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SA champion jockey Lyle Hewitson was taken to hospital after a crashing fall in a four-horse pile-up in Sunday’s HK$20m Longines Sprint (grade 1) at Sha-Tin racecourse in Hong Kong.

Doctors later determined Hewitson had a fractured hip and it was decided to keep him in ICU overnight for observation.

The pile-up — involving three other jockeys Karis Teetan, Zac Purton and Yuichi Fukunaga — occurred on the final turn where Hewitson’s mount, Amazing Star, appeared to break down and his fall brought down Lucky Patch, Naboo Attack and Pixie Knight. Vets could not save Amazing Star, who was  put down on the track.

One of the first on the scene of the accident was trainer David Ferraris who rushed to Hewitson’s aid. He told officials: “Lyle is communicating — he’s OK.”

Hewitson, 24, has just begun a second stint in Hong Kong, and a week ago rode a winner, Valiant Elegance, for trainer Dougie Whyte.

Zac Purton, who had won three of the first four races at the meeting, was also taken to hospital for observation. His mount, Lucky Patch, was one of the fancied runners in the Sprint and escaped unscathed.

Japanese raider Glory Vase won the Hong Kong Gold Vase for the second time in three years when producing a storming late run under Joao Moreira to collar well-fancied UK stayer Pyledriver in the final 200m.

Glory Vase, trained by Tomohito Ozeki, had won the 2019 race and the six-year-old proved he remains at the top of his game.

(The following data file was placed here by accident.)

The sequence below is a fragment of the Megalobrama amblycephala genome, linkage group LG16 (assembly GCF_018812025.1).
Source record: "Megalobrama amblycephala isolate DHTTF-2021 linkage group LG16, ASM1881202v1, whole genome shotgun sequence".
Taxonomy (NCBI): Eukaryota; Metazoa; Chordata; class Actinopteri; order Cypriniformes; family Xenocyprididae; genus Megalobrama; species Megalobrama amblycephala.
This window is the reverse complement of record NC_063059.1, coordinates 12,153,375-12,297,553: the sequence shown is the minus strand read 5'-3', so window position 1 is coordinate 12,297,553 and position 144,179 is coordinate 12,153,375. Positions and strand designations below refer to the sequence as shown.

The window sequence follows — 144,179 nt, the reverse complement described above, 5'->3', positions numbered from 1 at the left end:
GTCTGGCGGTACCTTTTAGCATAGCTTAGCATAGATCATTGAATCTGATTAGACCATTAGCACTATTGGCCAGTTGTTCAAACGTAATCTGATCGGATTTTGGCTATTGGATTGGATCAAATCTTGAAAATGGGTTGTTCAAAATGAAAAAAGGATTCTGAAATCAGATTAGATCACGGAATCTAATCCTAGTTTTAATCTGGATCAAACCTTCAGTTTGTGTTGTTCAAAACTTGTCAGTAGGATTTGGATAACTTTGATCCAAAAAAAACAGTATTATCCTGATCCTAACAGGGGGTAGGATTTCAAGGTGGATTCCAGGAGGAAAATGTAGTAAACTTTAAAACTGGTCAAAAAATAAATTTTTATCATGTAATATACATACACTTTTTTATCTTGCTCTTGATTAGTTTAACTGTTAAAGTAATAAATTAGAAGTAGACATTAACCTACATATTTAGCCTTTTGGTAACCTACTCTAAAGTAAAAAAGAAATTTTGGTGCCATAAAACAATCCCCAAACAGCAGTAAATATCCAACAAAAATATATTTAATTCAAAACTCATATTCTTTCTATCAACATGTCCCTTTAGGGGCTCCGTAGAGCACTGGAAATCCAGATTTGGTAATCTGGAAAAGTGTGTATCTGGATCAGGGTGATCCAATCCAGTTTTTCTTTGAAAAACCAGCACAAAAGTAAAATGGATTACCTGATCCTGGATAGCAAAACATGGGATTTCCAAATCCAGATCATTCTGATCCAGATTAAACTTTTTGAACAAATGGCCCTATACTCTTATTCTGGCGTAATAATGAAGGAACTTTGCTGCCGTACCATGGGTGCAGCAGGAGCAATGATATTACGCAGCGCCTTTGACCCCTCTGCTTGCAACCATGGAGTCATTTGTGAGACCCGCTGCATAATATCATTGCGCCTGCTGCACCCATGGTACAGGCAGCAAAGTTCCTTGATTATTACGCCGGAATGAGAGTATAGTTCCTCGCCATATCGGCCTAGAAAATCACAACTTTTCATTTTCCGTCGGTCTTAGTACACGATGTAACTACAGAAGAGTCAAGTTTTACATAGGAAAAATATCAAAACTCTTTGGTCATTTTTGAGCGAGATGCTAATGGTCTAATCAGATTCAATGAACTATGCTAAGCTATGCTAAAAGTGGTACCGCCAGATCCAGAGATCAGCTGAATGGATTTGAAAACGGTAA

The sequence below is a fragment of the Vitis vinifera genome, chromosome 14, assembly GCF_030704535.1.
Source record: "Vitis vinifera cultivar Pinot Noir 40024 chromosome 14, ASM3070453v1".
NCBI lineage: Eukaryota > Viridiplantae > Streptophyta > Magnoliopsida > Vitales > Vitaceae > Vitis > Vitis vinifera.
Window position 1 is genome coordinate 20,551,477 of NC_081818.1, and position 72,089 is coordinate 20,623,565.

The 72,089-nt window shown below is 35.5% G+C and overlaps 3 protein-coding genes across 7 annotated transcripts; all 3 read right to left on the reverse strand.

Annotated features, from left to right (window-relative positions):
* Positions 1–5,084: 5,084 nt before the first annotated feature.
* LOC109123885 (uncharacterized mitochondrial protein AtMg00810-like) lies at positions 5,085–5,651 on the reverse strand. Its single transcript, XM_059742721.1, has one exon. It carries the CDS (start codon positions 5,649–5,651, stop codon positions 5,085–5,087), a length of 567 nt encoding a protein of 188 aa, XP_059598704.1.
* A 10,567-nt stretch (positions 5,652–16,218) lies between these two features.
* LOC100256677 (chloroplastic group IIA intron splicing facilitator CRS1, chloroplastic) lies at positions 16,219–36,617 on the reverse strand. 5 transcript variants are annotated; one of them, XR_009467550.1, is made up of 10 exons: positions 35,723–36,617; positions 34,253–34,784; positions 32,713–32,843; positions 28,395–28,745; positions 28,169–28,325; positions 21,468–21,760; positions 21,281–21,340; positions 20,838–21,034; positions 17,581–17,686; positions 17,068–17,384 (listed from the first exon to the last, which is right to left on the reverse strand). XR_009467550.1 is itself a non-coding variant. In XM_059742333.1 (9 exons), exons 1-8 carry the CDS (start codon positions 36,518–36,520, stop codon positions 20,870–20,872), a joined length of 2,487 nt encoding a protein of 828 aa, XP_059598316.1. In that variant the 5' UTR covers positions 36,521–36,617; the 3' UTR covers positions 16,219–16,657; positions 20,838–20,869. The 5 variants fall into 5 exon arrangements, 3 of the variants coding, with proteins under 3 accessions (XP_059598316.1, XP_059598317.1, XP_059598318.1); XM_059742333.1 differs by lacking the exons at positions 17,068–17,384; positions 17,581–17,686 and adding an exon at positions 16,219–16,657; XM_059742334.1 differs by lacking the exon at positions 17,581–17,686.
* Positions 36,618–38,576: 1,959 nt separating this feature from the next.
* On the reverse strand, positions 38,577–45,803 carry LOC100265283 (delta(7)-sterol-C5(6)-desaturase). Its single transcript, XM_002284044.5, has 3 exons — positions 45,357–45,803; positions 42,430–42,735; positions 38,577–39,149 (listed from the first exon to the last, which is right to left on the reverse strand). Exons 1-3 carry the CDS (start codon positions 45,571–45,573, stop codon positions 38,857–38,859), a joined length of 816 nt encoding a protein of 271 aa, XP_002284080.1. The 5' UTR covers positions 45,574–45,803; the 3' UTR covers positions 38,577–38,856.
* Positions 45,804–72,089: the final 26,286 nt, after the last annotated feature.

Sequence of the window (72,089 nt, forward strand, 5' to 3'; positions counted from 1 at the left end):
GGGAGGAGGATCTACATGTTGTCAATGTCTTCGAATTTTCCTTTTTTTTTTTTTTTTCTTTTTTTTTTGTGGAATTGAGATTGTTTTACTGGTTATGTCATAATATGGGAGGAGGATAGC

Only two jockeys have won 18 races in Hong Kong on the same horse — one of them former SA champion, Felix Coetzee, on Silent Witness. Jockey Vincent Ho Chak-yiu now has that record all to himself after Golden Sixty’s win in Sunday's grade 1 Hong Kong Mile.

On the local racing front, another shock result — this time in Saturday's WSB Grand Heritage Handicap at the Vaal — raises the question:  how much more punters can endure before throwing in the towel?

In Friday's preview of the meeting, it was said that “there is every reason to expect a long-shot winner” and so it proved with 40-1 shot Stone Cold striding clear to win in the 20-runner field by nearly four lengths.

A first feature winner for Cape Town-born jockey Nathan Klink, Stone Cold is trained by Candice Dawson who had earlier won the second race with Clarkson.

An indication that some punters’ money may be drying up is the gross pool of R760,000 for the Pick Six. In recent big race meetings the pool has always exceeded R1m.

Stone Cold, a son of Soft Falling Rain bred at Moutonshoek Stud, was followed home by Noble Striker, Mardi Gras and this column's 20-1 selection, Back To Black. Those backers who supported Roy Magner's runner will be happy with the place dividend of R4.70.

With the stable having bagged two winners, it was no surprise that Dawson’s three-year-old filly, Warship, was heavily backed for the ninth race, but Warren Kennedy’s mount was never a serious factor and finished six lengths behind Alula’s Star.

Bowie, one of a number of horses purchased from Chris van Niekerk by the Hollywood Syndicate, gave the winning Summer Cup combination of Sean Tarry and Calvin Habib another success when taking the WSB Heritage Consolation.

A son of Twice Over bred at Narrow Creek Stud, Bowie’s win delighted Business Day followers as the four year-old — winning the third race of his career — started at 10-1.


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